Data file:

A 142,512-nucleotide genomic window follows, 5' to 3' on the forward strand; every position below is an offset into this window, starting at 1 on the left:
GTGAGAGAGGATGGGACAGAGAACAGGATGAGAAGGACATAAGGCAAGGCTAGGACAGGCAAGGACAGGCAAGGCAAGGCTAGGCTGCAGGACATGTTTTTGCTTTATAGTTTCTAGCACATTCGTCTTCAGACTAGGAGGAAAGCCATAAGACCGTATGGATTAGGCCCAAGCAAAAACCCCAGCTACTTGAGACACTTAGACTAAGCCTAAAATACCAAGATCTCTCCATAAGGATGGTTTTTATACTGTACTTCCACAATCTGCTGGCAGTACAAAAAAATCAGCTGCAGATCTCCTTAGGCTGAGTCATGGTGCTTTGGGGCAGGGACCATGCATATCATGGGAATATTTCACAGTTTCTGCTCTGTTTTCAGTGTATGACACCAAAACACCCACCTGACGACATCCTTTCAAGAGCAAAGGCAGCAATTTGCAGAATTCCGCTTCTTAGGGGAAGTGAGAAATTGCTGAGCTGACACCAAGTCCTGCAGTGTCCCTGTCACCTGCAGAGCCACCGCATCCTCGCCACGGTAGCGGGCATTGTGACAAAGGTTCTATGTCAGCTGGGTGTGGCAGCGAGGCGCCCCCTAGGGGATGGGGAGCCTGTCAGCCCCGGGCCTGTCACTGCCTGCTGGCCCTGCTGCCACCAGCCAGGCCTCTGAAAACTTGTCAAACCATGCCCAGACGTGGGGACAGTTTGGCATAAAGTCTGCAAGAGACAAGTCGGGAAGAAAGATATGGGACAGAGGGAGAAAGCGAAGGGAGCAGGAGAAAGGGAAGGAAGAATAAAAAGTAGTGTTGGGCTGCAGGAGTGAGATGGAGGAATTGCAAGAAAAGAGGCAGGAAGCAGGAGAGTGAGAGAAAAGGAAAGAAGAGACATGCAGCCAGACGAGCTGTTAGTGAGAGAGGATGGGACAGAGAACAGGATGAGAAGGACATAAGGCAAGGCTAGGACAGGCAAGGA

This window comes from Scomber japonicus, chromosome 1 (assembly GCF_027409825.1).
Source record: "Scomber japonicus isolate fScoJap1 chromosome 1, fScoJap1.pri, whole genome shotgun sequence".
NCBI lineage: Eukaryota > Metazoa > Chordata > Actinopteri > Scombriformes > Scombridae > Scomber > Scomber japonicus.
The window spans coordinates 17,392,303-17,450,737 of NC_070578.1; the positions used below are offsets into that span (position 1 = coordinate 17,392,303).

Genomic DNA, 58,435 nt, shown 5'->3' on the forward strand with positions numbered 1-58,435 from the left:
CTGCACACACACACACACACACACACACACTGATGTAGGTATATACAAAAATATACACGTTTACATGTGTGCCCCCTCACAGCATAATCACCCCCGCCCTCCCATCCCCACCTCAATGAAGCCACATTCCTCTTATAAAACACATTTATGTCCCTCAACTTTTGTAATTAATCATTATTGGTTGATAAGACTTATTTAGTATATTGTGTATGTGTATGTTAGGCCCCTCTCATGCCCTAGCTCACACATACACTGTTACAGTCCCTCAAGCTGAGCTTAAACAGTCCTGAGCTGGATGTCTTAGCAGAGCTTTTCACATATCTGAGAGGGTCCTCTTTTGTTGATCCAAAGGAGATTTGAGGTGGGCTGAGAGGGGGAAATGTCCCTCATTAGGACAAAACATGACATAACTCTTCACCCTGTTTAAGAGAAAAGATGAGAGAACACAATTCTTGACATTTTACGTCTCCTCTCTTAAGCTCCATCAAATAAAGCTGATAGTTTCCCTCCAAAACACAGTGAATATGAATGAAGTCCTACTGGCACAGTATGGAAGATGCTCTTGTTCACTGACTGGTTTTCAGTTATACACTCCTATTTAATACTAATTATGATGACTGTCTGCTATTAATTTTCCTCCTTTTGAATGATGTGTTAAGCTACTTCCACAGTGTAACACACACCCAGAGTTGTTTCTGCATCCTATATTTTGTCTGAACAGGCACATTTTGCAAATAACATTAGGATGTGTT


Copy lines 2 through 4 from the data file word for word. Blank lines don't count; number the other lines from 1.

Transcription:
GTGAGAGAGGATGGGACAGAGAACAGGATGAGAAGGACATAAGGCAAGGCTAGGACAGGCAAGGACAGGCAAGGCAAGGCTAGGCTGCAGGACATGTTTTTGCTTTATAGTTTCTAGCACATTCGTCTTCAGACTAGGAGGAAAGCCATAAGACCGTATGGATTAGGCCCAAGCAAAAACCCCAGCTACTTGAGACACTTAGACTAAGCCTAAAATACCAAGATCTCTCCATAAGGATGGTTTTTATACTGTACTTCCACAATCTGCTGGCAGTACAAAAAAATCAGCTGCAGATCTCCTTAGGCTGAGTCATGGTGCTTTGGGGCAGGGACCATGCATATCATGGGAATATTTCACAGTTTCTGCTCTGTTTTCAGTGTATGACACCAAAACACCCACCTGACGACATCCTTTCAAGAGCAAAGGCAGCAATTTGCAGAATTCCGCTTCTTAGGGGAAGTGAGAAATTGCTGAGCTGACACCAAGTCCTGCAGTGTCCCTGTCACCTGCAGAGCCACCGCATCCTCGCCACGGTAGCGGGCATTGTGACAAAGGTTCTATGTCAGCTGGGTGTGGCAGCGAGGCGCCCCCTAGGGGATGGGGAGCCTGTCAGCCCCGGGCCTGTCACTGCCTGCTGGCCCTGCTGCCACCAGCCAGGCCTCTGAAAACTTGTCAAACCATGCCCAGACGTGGGGACAGTTTGGCATAAAGTCTGCAAGAGACAAGTCGGGAAGAAAGATATGGGACAGAGGGAGAAAGCGAAGGGAGCAGGAGAAAGGGAAGGAAGAATAAAAAGTAGTGTTGGGCTGCAGGAGTGAGATGGAGGAATTGCAAGAAAAGAGGCAGGAAGCAGGAGAGTGAGAGAAAAGGAAAGAAGAGACATGCAGCCAGACGAGCTGTTAGTGAGAGAGGATGGGACAGAGAACAGGATGAGAAGGACATAAGGCAAGGCTAGGACAGGCAAGGA

This window comes from Scomber japonicus, chromosome 1 (assembly GCF_027409825.1).
Source record: "Scomber japonicus isolate fScoJap1 chromosome 1, fScoJap1.pri, whole genome shotgun sequence".